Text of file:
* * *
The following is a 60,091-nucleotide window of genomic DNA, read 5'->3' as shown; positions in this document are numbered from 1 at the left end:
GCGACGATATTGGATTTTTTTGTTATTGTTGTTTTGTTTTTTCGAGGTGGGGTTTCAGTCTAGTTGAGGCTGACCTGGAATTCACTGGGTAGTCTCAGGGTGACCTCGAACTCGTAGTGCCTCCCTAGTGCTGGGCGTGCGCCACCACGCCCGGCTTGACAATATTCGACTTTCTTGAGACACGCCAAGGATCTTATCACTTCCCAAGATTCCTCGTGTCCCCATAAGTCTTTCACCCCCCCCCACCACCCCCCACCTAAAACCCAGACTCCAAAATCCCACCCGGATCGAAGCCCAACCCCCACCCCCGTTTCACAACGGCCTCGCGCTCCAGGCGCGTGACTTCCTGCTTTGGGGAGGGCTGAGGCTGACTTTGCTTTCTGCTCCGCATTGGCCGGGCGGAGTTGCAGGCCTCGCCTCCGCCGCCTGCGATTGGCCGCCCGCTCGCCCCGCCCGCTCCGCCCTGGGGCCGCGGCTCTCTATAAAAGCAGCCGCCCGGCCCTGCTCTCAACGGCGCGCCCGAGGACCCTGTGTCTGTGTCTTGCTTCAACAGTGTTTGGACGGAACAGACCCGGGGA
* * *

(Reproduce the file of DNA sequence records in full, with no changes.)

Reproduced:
The following is a 60,091-nucleotide window of genomic DNA, read 5'->3' as shown; positions in this document are numbered from 1 at the left end:
GCGACGATATTGGATTTTTTTGTTATTGTTGTTTTGTTTTTTCGAGGTGGGGTTTCAGTCTAGTTGAGGCTGACCTGGAATTCACTGGGTAGTCTCAGGGTGACCTCGAACTCGTAGTGCCTCCCTAGTGCTGGGCGTGCGCCACCACGCCCGGCTTGACAATATTCGACTTTCTTGAGACACGCCAAGGATCTTATCACTTCCCAAGATTCCTCGTGTCCCCATAAGTCTTTCACCCCCCCCCACCACCCCCCACCTAAAACCCAGACTCCAAAATCCCACCCGGATCGAAGCCCAACCCCCACCCCCGTTTCACAACGGCCTCGCGCTCCAGGCGCGTGACTTCCTGCTTTGGGGAGGGCTGAGGCTGACTTTGCTTTCTGCTCCGCATTGGCCGGGCGGAGTTGCAGGCCTCGCCTCCGCCGCCTGCGATTGGCCGCCCGCTCGCCCCGCCCGCTCCGCCCTGGGGCCGCGGCTCTCTATAAAAGCAGCCGCCCGGCCCTGCTCTCAACGGCGCGCCCGAGGACCCTGTGTCTGTGTCTTGCTTCAACAGTGTTTGGACGGAACAGACCCGGGGA